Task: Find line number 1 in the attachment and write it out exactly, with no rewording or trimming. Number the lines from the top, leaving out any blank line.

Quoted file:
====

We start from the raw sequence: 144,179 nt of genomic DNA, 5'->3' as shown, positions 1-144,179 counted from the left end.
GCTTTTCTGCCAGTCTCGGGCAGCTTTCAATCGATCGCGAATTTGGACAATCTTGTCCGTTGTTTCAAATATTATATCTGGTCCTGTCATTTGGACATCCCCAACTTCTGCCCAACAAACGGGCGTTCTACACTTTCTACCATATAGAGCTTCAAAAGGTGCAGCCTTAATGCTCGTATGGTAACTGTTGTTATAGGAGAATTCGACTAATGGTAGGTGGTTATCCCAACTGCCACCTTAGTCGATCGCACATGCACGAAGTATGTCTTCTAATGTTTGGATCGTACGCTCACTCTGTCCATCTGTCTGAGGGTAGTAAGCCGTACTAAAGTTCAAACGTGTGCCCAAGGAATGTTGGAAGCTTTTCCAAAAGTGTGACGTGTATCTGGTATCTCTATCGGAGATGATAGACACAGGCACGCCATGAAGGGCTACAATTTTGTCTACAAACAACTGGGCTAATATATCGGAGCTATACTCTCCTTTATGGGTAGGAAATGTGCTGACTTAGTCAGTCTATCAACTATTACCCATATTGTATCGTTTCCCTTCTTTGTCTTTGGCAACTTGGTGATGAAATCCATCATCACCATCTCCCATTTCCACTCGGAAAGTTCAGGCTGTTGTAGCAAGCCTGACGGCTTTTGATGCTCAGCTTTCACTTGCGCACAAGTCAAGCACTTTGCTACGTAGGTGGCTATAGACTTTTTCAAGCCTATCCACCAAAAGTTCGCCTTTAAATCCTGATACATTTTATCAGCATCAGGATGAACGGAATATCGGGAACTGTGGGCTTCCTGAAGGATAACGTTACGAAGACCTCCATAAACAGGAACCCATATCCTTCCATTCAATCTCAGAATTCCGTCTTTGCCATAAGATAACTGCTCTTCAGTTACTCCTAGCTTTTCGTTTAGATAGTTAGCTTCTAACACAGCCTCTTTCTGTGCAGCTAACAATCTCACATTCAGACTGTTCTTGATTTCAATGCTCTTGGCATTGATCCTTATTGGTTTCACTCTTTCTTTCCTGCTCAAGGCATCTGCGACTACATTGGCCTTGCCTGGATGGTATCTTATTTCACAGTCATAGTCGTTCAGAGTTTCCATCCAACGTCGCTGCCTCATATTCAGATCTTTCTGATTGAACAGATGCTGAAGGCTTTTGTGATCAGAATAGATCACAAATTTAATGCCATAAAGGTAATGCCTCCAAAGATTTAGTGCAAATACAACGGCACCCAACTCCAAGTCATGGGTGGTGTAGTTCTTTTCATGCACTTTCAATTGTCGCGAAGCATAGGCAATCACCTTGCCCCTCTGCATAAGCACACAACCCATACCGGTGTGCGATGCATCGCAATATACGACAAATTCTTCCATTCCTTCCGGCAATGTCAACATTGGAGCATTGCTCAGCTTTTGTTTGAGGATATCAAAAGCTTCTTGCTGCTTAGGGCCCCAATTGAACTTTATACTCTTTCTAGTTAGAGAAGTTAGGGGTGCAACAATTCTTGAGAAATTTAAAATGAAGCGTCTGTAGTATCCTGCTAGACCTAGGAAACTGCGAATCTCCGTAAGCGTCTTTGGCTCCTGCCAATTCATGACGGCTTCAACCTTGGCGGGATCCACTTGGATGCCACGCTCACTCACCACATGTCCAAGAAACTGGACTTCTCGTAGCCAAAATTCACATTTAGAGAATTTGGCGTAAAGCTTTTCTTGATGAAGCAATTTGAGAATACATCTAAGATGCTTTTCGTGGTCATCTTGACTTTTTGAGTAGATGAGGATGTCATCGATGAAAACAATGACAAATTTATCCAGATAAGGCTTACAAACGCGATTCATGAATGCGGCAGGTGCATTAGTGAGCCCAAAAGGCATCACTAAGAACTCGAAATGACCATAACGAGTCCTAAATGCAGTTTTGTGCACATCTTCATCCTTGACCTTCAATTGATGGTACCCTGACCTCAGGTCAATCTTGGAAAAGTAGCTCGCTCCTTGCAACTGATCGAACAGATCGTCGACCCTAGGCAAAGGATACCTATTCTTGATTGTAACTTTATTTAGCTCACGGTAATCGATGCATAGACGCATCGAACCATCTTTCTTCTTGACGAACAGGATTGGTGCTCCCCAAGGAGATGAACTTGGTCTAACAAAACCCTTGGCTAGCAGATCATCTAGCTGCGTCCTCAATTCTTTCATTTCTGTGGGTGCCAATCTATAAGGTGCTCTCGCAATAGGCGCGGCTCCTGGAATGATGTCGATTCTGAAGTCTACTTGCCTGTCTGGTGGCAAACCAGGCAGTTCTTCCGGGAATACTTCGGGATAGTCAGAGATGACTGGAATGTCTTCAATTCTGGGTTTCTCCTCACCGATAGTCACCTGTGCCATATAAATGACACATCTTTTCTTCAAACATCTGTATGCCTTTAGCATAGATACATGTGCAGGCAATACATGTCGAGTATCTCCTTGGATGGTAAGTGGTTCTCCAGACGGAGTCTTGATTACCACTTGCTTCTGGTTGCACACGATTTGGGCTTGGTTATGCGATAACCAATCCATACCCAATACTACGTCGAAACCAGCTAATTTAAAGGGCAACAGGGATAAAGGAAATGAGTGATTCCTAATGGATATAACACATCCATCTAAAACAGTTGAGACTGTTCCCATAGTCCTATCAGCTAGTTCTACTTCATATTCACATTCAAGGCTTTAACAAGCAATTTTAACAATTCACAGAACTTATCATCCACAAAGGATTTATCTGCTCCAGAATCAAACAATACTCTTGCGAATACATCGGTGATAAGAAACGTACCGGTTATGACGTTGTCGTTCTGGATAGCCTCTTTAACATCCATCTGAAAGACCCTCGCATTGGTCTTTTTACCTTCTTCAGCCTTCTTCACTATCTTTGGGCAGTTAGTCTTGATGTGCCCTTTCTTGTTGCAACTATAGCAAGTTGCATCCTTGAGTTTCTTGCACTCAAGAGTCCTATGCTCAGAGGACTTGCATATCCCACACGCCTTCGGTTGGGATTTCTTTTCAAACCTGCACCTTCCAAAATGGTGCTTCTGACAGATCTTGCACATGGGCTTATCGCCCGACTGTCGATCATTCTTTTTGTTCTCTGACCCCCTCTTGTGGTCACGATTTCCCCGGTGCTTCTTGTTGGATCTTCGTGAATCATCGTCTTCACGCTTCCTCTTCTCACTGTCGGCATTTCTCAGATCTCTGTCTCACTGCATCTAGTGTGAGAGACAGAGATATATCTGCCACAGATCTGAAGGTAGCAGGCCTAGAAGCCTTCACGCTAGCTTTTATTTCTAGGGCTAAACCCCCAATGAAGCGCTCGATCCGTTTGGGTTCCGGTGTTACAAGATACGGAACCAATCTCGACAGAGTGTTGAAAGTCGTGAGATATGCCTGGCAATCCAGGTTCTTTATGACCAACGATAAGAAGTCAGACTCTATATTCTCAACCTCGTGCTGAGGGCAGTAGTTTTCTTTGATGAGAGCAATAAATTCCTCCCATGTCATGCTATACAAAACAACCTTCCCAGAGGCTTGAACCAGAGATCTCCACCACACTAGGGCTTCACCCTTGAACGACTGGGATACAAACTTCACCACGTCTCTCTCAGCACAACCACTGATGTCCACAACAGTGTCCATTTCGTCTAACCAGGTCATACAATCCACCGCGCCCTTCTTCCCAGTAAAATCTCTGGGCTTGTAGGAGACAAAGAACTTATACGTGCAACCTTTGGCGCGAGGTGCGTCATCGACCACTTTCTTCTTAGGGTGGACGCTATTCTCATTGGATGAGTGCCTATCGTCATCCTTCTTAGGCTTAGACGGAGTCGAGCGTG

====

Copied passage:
We start from the raw sequence: 144,179 nt of genomic DNA, 5'->3' as shown, positions 1-144,179 counted from the left end.